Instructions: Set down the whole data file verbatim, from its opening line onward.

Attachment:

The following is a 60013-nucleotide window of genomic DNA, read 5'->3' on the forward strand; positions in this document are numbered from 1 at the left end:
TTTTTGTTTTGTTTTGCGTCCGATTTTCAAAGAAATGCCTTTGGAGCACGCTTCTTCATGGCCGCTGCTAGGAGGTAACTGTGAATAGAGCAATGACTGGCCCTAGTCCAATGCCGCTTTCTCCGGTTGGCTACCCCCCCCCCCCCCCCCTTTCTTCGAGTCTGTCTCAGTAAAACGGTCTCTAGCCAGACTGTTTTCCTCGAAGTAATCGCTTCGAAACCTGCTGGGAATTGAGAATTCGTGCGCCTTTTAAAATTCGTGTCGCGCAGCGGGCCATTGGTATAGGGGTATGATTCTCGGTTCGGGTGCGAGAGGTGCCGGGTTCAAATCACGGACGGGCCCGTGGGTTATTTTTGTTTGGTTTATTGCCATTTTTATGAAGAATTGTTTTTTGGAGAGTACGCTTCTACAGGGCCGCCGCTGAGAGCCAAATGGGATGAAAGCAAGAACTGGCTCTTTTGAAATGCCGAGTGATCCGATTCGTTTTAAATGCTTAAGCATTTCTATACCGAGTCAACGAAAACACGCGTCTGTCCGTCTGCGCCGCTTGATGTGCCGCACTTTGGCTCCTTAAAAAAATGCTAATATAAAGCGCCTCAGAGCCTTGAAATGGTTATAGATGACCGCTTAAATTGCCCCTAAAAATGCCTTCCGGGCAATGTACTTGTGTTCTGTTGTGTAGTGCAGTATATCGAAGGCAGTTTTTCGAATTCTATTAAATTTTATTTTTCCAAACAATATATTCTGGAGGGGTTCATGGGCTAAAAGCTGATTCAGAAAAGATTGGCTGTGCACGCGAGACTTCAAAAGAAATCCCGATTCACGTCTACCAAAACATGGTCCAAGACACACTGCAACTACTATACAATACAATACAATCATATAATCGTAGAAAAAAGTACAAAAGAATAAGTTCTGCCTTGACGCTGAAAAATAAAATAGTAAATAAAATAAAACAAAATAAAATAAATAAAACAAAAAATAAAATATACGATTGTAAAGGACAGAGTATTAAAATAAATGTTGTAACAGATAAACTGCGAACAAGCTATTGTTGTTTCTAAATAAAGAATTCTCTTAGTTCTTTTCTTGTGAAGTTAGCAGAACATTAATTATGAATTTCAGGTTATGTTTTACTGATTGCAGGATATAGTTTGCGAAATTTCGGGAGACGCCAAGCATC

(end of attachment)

The following is a 60013-nucleotide window of genomic DNA, read 5'->3' on the forward strand; positions in this document are numbered from 1 at the left end:
TTTTTGTTTTGTTTTGCGTCCGATTTTCAAAGAAATGCCTTTGGAGCACGCTTCTTCATGGCCGCTGCTAGGAGGTAACTGTGAATAGAGCAATGACTGGCCCTAGTCCAATGCCGCTTTCTCCGGTTGGCTACCCCCCCCCCCCCCCCCTTTCTTCGAGTCTGTCTCAGTAAAACGGTCTCTAGCCAGACTGTTTTCCTCGAAGTAATCGCTTCGAAACCTGCTGGGAATTGAGAATTCGTGCGCCTTTTAAAATTCGTGTCGCGCAGCGGGCCATTGGTATAGGGGTATGATTCTCGGTTCGGGTGCGAGAGGTGCCGGGTTCAAATCACGGACGGGCCCGTGGGTTATTTTTGTTTGGTTTATTGCCATTTTTATGAAGAATTGTTTTTTGGAGAGTACGCTTCTACAGGGCCGCCGCTGAGAGCCAAATGGGATGAAAGCAAGAACTGGCTCTTTTGAAATGCCGAGTGATCCGATTCGTTTTAAATGCTTAAGCATTTCTATACCGAGTCAACGAAAACACGCGTCTGTCCGTCTGCGCCGCTTGATGTGCCGCACTTTGGCTCCTTAAAAAAATGCTAATATAAAGCGCCTCAGAGCCTTGAAATGGTTATAGATGACCGCTTAAATTGCCCCTAAAAATGCCTTCCGGGCAATGTACTTGTGTTCTGTTGTGTAGTGCAGTATATCGAAGGCAGTTTTTCGAATTCTATTAAATTTTATTTTTCCAAACAATATATTCTGGAGGGGTTCATGGGCTAAAAGCTGATTCAGAAAAGATTGGCTGTGCACGCGAGACTTCAAAAGAAATCCCGATTCACGTCTACCAAAACATGGTCCAAGACACACTGCAACTACTATACAATACAATACAATCATATAATCGTAGAAAAAAGTACAAAAGAATAAGTTCTGCCTTGACGCTGAAAAATAAAATAGTAAATAAAATAAAACAAAATAAAATAAATAAAACAAAAAATAAAATATACGATTGTAAAGGACAGAGTATTAAAATAAATGTTGTAACAGATAAACTGCGAACAAGCTATTGTTGTTTCTAAATAAAGAATTCTCTTAGTTCTTTTCTTGTGAAGTTAGCAGAACATTAATTATGAATTTCAGGTTATGTTTTACTGATTGCAGGATATAGTTTGCGAAATTTCGGGAGACGCCAAGCATC